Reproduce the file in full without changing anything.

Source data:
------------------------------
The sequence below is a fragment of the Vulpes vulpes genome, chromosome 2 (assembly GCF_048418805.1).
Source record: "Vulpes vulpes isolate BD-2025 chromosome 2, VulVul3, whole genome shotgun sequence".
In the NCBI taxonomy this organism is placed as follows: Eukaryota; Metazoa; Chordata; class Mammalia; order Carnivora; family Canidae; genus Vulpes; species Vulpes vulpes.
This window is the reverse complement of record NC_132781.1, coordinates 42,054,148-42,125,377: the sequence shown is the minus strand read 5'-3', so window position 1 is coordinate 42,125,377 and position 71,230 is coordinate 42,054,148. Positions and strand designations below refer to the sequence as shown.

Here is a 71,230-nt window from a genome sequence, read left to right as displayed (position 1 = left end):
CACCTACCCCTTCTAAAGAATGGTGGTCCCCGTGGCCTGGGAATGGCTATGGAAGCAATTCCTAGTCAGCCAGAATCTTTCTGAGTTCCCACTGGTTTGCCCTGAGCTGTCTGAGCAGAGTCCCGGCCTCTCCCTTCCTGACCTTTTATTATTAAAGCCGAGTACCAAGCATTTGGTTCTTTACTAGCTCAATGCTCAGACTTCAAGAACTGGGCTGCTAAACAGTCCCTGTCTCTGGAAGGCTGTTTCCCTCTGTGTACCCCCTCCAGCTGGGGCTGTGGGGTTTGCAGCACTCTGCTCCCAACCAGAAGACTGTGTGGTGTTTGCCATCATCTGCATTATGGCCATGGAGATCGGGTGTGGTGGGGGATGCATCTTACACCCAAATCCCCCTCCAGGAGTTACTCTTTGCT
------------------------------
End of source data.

The sequence below is a fragment of the Vulpes vulpes genome, chromosome 2 (assembly GCF_048418805.1).
Source record: "Vulpes vulpes isolate BD-2025 chromosome 2, VulVul3, whole genome shotgun sequence".
In the NCBI taxonomy this organism is placed as follows: Eukaryota; Metazoa; Chordata; class Mammalia; order Carnivora; family Canidae; genus Vulpes; species Vulpes vulpes.
This window is the reverse complement of record NC_132781.1, coordinates 42,054,148-42,125,377: the sequence shown is the minus strand read 5'-3', so window position 1 is coordinate 42,125,377 and position 71,230 is coordinate 42,054,148. Positions and strand designations below refer to the sequence as shown.

Here is a 71,230-nt window from a genome sequence, read left to right as displayed (position 1 = left end):
CACCTACCCCTTCTAAAGAATGGTGGTCCCCGTGGCCTGGGAATGGCTATGGAAGCAATTCCTAGTCAGCCAGAATCTTTCTGAGTTCCCACTGGTTTGCCCTGAGCTGTCTGAGCAGAGTCCCGGCCTCTCCCTTCCTGACCTTTTATTATTAAAGCCGAGTACCAAGCATTTGGTTCTTTACTAGCTCAATGCTCAGACTTCAAGAACTGGGCTGCTAAACAGTCCCTGTCTCTGGAAGGCTGTTTCCCTCTGTGTACCCCCTCCAGCTGGGGCTGTGGGGTTTGCAGCACTCTGCTCCCAACCAGAAGACTGTGTGGTGTTTGCCATCATCTGCATTATGGCCATGGAGATCGGGTGTGGTGGGGGATGCATCTTACACCCAAATCCCCCTCCAGGAGTTACTCTTTGCT